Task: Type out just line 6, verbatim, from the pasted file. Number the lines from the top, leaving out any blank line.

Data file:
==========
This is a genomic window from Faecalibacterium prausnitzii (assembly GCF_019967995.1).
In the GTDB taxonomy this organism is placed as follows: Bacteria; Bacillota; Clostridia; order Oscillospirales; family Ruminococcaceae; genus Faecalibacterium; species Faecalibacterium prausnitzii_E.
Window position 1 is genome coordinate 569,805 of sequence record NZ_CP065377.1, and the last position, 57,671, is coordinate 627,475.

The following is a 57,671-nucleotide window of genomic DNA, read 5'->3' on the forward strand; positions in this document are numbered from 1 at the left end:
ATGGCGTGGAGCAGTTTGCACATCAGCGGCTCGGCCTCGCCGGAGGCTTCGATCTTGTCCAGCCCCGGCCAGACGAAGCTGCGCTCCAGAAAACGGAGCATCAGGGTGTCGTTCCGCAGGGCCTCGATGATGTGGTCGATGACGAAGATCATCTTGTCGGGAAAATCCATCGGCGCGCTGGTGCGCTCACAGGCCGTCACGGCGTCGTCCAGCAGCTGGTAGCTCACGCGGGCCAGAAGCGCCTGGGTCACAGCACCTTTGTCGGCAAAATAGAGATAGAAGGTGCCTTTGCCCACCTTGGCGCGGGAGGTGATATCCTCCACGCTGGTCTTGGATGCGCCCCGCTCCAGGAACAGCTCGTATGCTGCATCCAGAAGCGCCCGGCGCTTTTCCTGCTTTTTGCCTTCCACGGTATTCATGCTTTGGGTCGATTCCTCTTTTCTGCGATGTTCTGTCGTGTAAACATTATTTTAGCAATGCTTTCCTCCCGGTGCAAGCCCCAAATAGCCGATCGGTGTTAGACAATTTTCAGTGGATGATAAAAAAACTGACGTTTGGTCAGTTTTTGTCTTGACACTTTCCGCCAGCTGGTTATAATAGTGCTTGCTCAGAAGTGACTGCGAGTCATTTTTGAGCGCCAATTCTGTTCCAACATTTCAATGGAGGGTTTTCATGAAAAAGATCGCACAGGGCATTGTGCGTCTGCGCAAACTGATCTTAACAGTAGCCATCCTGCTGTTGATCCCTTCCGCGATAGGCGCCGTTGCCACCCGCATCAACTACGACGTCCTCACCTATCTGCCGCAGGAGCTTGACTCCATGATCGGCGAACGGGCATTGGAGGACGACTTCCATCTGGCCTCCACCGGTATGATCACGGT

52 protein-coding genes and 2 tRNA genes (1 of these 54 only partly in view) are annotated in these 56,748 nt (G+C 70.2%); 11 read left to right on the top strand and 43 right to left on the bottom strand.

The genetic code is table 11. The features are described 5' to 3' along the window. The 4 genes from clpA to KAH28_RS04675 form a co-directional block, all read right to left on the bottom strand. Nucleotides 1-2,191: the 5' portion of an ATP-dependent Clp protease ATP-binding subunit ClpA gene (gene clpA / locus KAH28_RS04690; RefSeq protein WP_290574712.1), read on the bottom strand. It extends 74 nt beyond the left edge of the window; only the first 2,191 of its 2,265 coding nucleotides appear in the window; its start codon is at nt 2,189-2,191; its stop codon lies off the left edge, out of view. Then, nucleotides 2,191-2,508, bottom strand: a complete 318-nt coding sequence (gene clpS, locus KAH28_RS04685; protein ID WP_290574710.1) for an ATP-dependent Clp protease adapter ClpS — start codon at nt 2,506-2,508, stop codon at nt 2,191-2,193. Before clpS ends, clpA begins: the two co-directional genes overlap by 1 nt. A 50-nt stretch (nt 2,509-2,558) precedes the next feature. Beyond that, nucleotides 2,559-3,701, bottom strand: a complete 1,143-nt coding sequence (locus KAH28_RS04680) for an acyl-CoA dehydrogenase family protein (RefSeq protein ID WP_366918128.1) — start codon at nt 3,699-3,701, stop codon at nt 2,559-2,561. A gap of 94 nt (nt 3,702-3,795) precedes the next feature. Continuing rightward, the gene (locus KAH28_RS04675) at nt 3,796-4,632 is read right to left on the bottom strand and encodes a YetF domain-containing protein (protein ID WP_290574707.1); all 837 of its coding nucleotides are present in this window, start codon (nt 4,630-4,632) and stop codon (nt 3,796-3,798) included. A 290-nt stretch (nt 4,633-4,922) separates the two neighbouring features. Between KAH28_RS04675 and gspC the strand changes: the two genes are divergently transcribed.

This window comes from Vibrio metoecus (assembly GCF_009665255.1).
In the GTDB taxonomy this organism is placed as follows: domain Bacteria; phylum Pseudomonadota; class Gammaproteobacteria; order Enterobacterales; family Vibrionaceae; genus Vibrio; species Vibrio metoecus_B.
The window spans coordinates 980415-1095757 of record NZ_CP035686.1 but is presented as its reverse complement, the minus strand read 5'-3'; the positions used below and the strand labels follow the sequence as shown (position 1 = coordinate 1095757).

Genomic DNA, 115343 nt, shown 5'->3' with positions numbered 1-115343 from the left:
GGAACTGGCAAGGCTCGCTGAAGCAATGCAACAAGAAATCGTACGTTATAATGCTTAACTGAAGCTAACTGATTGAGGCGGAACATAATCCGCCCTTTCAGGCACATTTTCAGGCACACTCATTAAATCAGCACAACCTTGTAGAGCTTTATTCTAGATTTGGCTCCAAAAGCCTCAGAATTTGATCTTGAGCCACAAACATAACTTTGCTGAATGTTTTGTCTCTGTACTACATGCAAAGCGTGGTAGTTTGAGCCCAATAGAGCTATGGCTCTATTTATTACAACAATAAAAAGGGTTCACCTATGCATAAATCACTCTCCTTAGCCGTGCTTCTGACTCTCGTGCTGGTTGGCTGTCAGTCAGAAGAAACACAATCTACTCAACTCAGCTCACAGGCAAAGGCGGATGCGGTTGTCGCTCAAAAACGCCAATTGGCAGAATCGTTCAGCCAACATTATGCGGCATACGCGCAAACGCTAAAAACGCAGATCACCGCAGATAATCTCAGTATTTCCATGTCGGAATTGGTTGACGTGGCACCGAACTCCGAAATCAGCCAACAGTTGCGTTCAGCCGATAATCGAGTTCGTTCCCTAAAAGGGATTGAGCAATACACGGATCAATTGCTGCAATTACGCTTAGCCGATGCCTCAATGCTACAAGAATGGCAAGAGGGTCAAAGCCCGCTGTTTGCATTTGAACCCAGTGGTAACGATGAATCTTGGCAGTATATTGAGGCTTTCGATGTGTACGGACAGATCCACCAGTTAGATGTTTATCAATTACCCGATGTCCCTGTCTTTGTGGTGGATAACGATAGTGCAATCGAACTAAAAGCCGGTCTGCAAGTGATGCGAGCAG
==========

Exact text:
52 protein-coding genes and 2 tRNA genes (1 of these 54 only partly in view) are annotated in these 56,748 nt (G+C 70.2%); 11 read left to right on the top strand and 43 right to left on the bottom strand.